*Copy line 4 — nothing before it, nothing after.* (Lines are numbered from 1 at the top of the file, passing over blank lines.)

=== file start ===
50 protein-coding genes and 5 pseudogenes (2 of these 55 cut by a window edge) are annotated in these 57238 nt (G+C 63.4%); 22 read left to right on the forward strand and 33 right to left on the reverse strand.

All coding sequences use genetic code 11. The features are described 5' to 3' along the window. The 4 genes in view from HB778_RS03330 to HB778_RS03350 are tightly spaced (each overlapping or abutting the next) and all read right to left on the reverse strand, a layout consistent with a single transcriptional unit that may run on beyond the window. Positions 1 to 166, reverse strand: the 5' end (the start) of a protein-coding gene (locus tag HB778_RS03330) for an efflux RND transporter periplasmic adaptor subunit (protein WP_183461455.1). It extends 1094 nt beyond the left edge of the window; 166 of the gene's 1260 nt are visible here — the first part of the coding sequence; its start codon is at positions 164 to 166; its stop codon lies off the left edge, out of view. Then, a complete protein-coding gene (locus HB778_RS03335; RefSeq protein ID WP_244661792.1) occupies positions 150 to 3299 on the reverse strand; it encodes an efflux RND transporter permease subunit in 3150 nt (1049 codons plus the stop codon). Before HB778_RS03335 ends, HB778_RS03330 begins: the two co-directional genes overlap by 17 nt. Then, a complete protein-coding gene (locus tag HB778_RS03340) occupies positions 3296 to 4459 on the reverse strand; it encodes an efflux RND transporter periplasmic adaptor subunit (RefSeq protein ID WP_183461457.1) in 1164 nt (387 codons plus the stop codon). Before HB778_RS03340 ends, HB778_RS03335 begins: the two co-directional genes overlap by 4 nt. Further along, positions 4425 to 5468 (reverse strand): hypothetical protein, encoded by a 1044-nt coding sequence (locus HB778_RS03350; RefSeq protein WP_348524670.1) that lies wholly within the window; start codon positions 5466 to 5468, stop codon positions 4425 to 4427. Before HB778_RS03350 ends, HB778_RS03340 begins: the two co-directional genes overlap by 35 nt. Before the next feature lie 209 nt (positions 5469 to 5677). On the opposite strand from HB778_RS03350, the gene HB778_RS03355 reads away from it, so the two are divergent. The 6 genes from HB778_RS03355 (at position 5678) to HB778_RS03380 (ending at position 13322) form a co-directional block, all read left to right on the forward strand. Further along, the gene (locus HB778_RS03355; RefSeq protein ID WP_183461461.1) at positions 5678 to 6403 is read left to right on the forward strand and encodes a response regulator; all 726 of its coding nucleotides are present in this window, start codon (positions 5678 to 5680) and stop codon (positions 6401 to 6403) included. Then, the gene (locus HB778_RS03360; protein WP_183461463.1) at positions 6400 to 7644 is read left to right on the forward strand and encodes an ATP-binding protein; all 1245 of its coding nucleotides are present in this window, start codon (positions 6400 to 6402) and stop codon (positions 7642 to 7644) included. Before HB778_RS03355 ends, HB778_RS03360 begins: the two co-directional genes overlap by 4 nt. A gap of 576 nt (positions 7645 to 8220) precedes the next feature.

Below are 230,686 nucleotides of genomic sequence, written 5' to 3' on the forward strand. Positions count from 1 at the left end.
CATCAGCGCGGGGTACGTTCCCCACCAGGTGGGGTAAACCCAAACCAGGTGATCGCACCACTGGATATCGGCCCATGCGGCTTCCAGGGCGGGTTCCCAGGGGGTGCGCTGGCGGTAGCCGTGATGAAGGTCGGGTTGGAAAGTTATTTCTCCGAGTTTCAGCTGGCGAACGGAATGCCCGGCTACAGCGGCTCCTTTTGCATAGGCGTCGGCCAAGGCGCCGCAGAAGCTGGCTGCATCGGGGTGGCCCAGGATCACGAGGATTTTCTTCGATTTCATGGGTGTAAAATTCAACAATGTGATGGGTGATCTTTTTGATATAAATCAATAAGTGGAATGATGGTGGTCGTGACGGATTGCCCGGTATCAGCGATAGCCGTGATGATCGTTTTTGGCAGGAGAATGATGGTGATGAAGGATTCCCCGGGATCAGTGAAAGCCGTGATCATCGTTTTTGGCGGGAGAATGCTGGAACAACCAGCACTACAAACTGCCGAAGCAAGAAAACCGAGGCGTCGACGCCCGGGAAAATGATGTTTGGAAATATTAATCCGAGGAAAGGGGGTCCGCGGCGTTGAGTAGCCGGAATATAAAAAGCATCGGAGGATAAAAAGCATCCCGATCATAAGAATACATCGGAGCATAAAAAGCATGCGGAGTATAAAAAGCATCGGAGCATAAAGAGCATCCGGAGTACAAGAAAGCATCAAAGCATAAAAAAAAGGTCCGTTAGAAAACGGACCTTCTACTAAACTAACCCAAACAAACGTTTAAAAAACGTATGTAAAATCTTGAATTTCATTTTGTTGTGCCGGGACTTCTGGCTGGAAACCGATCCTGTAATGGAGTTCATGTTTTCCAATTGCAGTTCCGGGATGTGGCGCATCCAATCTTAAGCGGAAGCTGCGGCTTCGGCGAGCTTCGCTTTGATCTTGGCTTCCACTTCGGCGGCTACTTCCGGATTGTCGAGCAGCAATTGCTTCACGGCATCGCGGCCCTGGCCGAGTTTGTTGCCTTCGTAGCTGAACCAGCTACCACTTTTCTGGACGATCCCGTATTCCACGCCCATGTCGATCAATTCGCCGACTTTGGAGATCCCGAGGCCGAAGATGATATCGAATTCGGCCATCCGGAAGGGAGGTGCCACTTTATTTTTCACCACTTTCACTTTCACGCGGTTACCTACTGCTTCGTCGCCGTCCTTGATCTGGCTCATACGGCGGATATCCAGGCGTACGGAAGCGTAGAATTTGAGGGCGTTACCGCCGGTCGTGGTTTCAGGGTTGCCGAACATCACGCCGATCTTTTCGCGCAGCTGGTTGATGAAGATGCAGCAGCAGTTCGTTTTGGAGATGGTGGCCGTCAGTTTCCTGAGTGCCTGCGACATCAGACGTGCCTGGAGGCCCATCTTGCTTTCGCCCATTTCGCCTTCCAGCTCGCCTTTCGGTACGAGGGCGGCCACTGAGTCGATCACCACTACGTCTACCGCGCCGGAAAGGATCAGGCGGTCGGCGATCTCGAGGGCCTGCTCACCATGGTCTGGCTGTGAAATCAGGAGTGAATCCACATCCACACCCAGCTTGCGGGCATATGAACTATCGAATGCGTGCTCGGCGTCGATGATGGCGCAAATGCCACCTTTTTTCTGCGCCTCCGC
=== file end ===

CATCAGCGCGGGGTACGTTCCCCACCAGGTGGGGTAAACCCAAACCAGGTGATCGCACCACTGGATATCGGCCCATGCGGCTTCCAGGGCGGGTTCCCAGGGGGTGCGCTGGCGGTAGCCGTGATGAAGGTCGGGTTGGAAAGTTATTTCTCCGAGTTTCAGCTGGCGAACGGAATGCCCGGCTACAGCGGCTCCTTTTGCATAGGCGTCGGCCAAGGCGCCGCAGAAGCTGGCTGCATCGGGGTGGCCCAGGATCACGAGGATTTTCTTCGATTTCATGGGTGTAAAATTCAACAATGTGATGGGTGATCTTTTTGATATAAATCAATAAGTGGAATGATGGTGGTCGTGACGGATTGCCCGGTATCAGCGATAGCCGTGATGATCGTTTTTGGCAGGAGAATGATGGTGATGAAGGATTCCCCGGGATCAGTGAAAGCCGTGATCATCGTTTTTGGCGGGAGAATGCTGGAACAACCAGCACTACAAACTGCCGAAGCAAGAAAACCGAGGCGTCGACGCCCGGGAAAATGATGTTTGGAAATATTAATCCGAGGAAAGGGGGTCCGCGGCGTTGAGTAGCCGGAATATAAAAAGCATCGGAGGATAAAAAGCATCCCGATCATAAGAATACATCGGAGCATAAAAAGCATGCGGAGTATAAAAAGCATCGGAGCATAAAGAGCATCCGGAGTACAAGAAAGCATCAAAGCATAAAAAAAAGGTCCGTTAGAAAACGGACCTTCTACTAAACTAACCCAAACAAACGTTTAAAAAACGTATGTAAAATCTTGAATTTCATTTTGTTGTGCCGGGACTTCTGGCTGGAAACCGATCCTGTAATGGAGTTCATGTTTTCCAATTGCAGTTCCGGGATGTGGCGCATCCAATCTTAAGCGGAAGCTGCGGCTTCGGCGAGCTTCGCTTTGATCTTGGCTTCCACTTCGGCGGCTACTTCCGGATTGTCGAGCAGCAATTGCTTCACGGCATCGCGGCCCTGGCCGAGTTTGTTGCCTTCGTAGCTGAACCAGCTACCACTTTTCTGGACGATCCCGTATTCCACGCCCATGTCGATCAATTCGCCGACTTTGGAGATCCCGAGGCCGAAGATGATATCGAATTCGGCCATCCGGAAGGGAGGTGCCACTTTATTTTTCACCACTTTCACTTTCACGCGGTTACCTACTGCTTCGTCGCCGTCCTTGATCTGGCTCATACGGCGGATATCCAGGCGTACGGAAGCGTAGAATTTGAGGGCGTTACCGCCGGTCGTGGTTTCAGGGTTGCCGAACATCACGCCGATCTTTTCGCGCAGCTGGTTGATGAAGATGCAGCAGCAGTTCGTTTTGGAGATGGTGGCCGTCAGTTTCCTGAGTGCCTGCGACATCAGACGTGCCTGGAGGCCCATCTTGCTTTCGCCCATTTCGCCTTCCAGCTCGCCTTTCGGTACGAGGGCGGCCACTGAGTCGATCACCACTACGTCTACCGCGCCGGAAAGGATCAGGCGGTCGGCGATCTCGAGGGCCTGCTCACCATGGTCTGGCTGTGAAATCAGGAGTGAATCCACATCCACACCCAGCTTGCGGGCATATGAACTATCGAATGCGTGCTCGGCGTCGATGATGGCGCAAATGCCACCTTTTTTCTGCGCCTCCGC